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Vision 2015 conference open thread

October 18, 2012

Well, due to an urgent deadline for my real-life job, I couldn’t make the Vision 2015 conference. So I’m declaring this an open thread, and hopefully some of you who were there can share your impressions, especially if you took part in the afternoon sessions. Here’s the final conference agenda.

I’m not a huge booster of Vision 2015, but I was hoping to get some useful information out of the afternoon sessions. Particularly this one:

Implications of the Common Core standards
Yhis session will provide context on and explore implications of the common core standards – for students, teachers, universities, and other stakeholders. The discussion will also explore what is on the horizon in terms of common core, and how schools in Delaware are rolling out implementation.

“How schools in Delaware are rolling out implementation” was the angle I was interested in. I’ve read the Common Core State Standards, and there isn’t much to be excited about there pro or con – the standards themselves seem fine. The real CCSS action is in the local decisions – the policies, products, vendors, and the technical tools each state will use in its CCSS program. I’ve posted about some of this before (here and here). And I’ve heard some ominous comments from Red Clay officials that due to CCSS teachers will have less latitude in grading, or that due dates for work won’t matter anymore because personalized learning means everyone will be working at their own pace. But I have not gotten any real information yet, so following up on those things is on my to do list.

The second session is just inherently interesting to me, given my interest in parent involvement. I’ve got plenty of strategies schools could adopt to help parent engagement. I’m really sorry I missed this one. I’m sure I would have had a lot to say, and a lot to learn:

Schools that “Get it” – Examples of Meaningful Parent Engagement
Recent research has been loud and clear: the teacher is the most important determinant of a student’s success in the classroom. Yet even most researchers would agree that parents are even more important to a student’s success, not only in school, but in life. Districts and schools across Delaware have taken a look at how they’re engaging parents
and what they could do better and are seeing great success. Join a discussion with administrators, principals, and—most importantly—parents from across the state about what strategies have been working, and how we can improve and support parent engagement—statewide, district-by-district, and school-by-school. Designed for teachers, parents, administrators, school leaders, community leaders, and policy-makers.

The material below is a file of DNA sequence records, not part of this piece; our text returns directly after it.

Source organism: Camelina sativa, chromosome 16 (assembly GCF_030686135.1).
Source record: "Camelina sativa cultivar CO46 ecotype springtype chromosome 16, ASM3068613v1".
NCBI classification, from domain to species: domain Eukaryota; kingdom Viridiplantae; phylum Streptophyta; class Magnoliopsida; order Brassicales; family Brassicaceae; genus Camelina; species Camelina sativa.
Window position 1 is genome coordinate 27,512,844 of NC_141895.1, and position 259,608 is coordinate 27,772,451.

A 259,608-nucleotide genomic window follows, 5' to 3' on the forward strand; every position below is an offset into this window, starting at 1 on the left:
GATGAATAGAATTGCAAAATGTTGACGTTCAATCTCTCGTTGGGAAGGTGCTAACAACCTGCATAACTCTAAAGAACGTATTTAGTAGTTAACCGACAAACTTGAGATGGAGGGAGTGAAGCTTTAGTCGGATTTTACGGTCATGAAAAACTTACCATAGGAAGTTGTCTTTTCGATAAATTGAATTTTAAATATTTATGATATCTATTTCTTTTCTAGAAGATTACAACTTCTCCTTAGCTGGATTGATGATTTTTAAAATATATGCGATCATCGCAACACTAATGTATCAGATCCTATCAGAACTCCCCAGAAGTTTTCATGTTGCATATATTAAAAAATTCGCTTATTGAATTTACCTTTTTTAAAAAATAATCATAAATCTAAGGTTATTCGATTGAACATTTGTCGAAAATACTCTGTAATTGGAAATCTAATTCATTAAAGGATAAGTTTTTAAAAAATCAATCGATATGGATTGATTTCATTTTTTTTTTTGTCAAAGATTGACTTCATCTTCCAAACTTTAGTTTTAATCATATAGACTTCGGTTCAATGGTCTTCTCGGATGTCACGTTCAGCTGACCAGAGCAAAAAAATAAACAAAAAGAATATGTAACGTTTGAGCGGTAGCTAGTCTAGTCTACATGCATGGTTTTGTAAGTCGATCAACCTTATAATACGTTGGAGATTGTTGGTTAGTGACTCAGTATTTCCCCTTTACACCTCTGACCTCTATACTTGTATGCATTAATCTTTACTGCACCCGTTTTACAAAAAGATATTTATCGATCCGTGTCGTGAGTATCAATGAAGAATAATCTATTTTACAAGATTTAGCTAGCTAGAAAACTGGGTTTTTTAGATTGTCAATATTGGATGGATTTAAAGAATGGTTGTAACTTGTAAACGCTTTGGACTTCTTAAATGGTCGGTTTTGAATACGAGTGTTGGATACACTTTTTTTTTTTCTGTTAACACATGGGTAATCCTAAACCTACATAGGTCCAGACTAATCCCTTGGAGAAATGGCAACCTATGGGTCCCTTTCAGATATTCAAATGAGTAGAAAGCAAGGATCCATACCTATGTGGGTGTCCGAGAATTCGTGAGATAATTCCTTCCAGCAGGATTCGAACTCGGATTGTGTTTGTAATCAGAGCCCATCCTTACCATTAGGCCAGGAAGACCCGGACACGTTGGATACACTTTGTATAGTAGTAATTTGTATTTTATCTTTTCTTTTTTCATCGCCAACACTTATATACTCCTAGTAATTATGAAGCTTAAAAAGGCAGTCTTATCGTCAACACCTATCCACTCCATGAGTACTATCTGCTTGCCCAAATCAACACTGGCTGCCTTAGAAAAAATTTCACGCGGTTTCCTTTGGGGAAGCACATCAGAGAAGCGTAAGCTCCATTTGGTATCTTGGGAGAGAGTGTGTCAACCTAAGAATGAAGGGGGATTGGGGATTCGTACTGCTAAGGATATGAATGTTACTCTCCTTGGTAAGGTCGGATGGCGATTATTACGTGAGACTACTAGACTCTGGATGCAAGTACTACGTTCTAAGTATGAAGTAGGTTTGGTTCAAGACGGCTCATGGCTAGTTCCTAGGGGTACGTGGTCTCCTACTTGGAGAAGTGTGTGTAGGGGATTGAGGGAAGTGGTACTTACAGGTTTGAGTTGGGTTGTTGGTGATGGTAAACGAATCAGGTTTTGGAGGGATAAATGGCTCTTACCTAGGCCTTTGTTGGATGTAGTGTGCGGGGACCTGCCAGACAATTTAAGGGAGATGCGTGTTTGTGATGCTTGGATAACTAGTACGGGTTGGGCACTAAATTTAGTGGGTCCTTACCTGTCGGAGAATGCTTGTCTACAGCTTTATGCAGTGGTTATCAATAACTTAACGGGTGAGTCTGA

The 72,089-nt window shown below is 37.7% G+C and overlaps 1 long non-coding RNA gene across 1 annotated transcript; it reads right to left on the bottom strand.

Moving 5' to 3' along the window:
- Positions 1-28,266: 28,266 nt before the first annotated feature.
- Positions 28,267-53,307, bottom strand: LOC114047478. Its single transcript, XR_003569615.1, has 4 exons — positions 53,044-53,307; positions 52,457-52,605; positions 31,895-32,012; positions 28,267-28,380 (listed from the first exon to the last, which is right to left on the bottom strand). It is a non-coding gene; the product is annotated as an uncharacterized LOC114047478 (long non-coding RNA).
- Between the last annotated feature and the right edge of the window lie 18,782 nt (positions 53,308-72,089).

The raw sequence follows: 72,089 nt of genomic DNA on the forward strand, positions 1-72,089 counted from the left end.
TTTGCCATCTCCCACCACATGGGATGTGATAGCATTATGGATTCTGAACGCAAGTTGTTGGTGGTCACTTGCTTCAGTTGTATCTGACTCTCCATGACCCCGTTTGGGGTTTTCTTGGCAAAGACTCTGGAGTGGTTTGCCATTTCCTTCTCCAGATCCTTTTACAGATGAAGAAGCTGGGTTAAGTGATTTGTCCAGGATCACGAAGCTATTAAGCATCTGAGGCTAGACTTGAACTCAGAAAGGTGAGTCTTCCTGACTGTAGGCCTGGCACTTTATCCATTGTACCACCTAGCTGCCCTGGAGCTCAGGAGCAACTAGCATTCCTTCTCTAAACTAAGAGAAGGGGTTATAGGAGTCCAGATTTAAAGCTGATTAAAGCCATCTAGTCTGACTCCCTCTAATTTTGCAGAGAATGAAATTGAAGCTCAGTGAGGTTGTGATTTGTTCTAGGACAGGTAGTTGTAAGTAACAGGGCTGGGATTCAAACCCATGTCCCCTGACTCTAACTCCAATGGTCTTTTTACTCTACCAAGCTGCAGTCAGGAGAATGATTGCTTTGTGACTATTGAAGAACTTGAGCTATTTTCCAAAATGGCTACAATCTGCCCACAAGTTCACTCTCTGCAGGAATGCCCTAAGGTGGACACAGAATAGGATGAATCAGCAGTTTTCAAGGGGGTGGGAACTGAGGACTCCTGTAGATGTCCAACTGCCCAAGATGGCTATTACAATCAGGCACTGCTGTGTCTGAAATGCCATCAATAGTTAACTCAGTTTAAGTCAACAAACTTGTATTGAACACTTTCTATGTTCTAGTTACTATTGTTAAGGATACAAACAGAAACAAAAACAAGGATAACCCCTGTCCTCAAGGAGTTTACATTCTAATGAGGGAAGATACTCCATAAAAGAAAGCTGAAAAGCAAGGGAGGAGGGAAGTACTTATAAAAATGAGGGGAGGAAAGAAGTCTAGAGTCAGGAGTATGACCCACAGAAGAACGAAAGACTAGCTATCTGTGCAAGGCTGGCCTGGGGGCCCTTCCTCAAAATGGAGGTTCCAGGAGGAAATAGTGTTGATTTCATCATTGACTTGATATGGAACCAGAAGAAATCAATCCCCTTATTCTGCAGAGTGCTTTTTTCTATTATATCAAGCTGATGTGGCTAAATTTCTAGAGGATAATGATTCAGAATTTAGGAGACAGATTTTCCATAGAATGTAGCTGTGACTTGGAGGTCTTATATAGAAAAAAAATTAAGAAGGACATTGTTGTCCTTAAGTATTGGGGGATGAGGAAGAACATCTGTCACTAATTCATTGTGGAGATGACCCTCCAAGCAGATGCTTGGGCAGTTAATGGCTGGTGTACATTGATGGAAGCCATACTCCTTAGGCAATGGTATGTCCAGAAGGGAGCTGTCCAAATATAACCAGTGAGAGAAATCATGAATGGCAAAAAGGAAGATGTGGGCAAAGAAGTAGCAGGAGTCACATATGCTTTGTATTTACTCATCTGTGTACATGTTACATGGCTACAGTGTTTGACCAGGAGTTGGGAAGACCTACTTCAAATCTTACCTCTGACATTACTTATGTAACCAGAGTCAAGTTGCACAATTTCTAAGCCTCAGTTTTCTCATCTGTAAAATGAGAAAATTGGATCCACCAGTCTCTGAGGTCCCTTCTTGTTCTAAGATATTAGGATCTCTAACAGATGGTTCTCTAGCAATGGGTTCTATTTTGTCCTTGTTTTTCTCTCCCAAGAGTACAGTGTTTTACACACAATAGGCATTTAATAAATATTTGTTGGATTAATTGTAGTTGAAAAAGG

The third session was a demo of a PLC (Professional Learning Community). I don’t know how I was planning to go to all of these concurrent sessions, so maybe it’s just as well I missed it 🙂

Transforming Data into Action for schools and students
District and school representatives will reflect on and react to a Professional Learning community (PLc) demonstration. PLcs allow district officials, school leaders, teachers, and other staff to collaborate and make data-driven decisions. The PLc participants in this session will explore the various ways data can be used, such as to build student
accountability/ownership, to support instructional strategies, to ease the transition between middle and high schools, to support parent-teacher and principal-teacher conferences. Designed for teachers, parents, administrators, school leaders, and policy-makers.

Of course, I’d be asking if they had gotten their DCAS data problems straightened out, and I’d be pointing out their data completely ignores daily classroom data, and only looks at big chunks of information like marking period grades and DCAS scores. I might have even asked if they knew their data on homework completion rates (trick question – we collect it but don’t report it or make use of it).

  1. concerned parent
    October 19, 2012 at 8:51 pm

    HI – off topic – I didn’t make the conference either – went the past two years and was not impressed. Did you see that the DCAS scores now come with lexiles? This was what we liked about the old MAP tests as it allows for comparisons within grade,school,district,state nation. I remember someone telling me a lexile is a lexile is a lexile be it from a private school in California or a public school in DE. Ofcourse there is not explanation or data provided with the score o link online or easily accessed info from the DOE website. So we don’t really know what to do with said lexile score – at least in BSD..what’s up with it in Red Clay?

  2. October 20, 2012 at 1:02 pm

    I haven’t looked into the lexiles yet, but there will probably be more info provided when the DCAS mailer comes. I’m skeptical about how they normalize DCAS scores with other national tests to produce anything meaningful. In any case DCAS will be replaced by a new test shortly and then have to be normalized all over again.

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